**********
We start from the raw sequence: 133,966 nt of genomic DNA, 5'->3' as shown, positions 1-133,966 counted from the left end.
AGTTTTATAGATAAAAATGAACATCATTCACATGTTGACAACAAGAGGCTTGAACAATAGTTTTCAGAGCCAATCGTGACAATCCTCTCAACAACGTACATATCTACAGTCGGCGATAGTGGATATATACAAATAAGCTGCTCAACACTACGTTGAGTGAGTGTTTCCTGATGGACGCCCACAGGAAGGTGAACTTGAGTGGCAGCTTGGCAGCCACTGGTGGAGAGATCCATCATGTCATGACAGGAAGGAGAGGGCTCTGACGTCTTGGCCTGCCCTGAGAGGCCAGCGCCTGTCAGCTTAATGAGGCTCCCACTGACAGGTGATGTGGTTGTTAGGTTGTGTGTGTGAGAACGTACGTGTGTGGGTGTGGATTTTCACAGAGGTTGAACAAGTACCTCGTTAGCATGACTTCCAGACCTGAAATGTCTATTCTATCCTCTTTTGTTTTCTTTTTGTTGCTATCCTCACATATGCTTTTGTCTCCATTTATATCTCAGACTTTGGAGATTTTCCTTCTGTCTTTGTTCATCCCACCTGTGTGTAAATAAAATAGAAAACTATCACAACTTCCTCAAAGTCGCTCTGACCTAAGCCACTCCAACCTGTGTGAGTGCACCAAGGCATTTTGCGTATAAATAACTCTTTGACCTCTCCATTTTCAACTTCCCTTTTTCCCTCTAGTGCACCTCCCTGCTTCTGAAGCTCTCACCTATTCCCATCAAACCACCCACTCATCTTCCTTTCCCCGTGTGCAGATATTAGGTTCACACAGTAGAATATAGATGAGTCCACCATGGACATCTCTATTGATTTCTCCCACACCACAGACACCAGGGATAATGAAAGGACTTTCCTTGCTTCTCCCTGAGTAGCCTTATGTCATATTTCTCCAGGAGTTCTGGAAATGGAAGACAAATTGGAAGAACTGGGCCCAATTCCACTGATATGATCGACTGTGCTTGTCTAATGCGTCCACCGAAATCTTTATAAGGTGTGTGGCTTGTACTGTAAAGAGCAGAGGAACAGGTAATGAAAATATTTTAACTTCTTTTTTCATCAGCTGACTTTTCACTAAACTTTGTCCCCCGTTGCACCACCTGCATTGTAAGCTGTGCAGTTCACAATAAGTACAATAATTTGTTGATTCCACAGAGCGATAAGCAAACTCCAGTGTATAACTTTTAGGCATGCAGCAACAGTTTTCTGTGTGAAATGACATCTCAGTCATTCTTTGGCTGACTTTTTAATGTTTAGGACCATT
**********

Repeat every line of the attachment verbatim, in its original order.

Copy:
We start from the raw sequence: 133,966 nt of genomic DNA, 5'->3' as shown, positions 1-133,966 counted from the left end.
AGTTTTATAGATAAAAATGAACATCATTCACATGTTGACAACAAGAGGCTTGAACAATAGTTTTCAGAGCCAATCGTGACAATCCTCTCAACAACGTACATATCTACAGTCGGCGATAGTGGATATATACAAATAAGCTGCTCAACACTACGTTGAGTGAGTGTTTCCTGATGGACGCCCACAGGAAGGTGAACTTGAGTGGCAGCTTGGCAGCCACTGGTGGAGAGATCCATCATGTCATGACAGGAAGGAGAGGGCTCTGACGTCTTGGCCTGCCCTGAGAGGCCAGCGCCTGTCAGCTTAATGAGGCTCCCACTGACAGGTGATGTGGTTGTTAGGTTGTGTGTGTGAGAACGTACGTGTGTGGGTGTGGATTTTCACAGAGGTTGAACAAGTACCTCGTTAGCATGACTTCCAGACCTGAAATGTCTATTCTATCCTCTTTTGTTTTCTTTTTGTTGCTATCCTCACATATGCTTTTGTCTCCATTTATATCTCAGACTTTGGAGATTTTCCTTCTGTCTTTGTTCATCCCACCTGTGTGTAAATAAAATAGAAAACTATCACAACTTCCTCAAAGTCGCTCTGACCTAAGCCACTCCAACCTGTGTGAGTGCACCAAGGCATTTTGCGTATAAATAACTCTTTGACCTCTCCATTTTCAACTTCCCTTTTTCCCTCTAGTGCACCTCCCTGCTTCTGAAGCTCTCACCTATTCCCATCAAACCACCCACTCATCTTCCTTTCCCCGTGTGCAGATATTAGGTTCACACAGTAGAATATAGATGAGTCCACCATGGACATCTCTATTGATTTCTCCCACACCACAGACACCAGGGATAATGAAAGGACTTTCCTTGCTTCTCCCTGAGTAGCCTTATGTCATATTTCTCCAGGAGTTCTGGAAATGGAAGACAAATTGGAAGAACTGGGCCCAATTCCACTGATATGATCGACTGTGCTTGTCTAATGCGTCCACCGAAATCTTTATAAGGTGTGTGGCTTGTACTGTAAAGAGCAGAGGAACAGGTAATGAAAATATTTTAACTTCTTTTTTCATCAGCTGACTTTTCACTAAACTTTGTCCCCCGTTGCACCACCTGCATTGTAAGCTGTGCAGTTCACAATAAGTACAATAATTTGTTGATTCCACAGAGCGATAAGCAAACTCCAGTGTATAACTTTTAGGCATGCAGCAACAGTTTTCTGTGTGAAATGACATCTCAGTCATTCTTTGGCTGACTTTTTAATGTTTAGGACCATT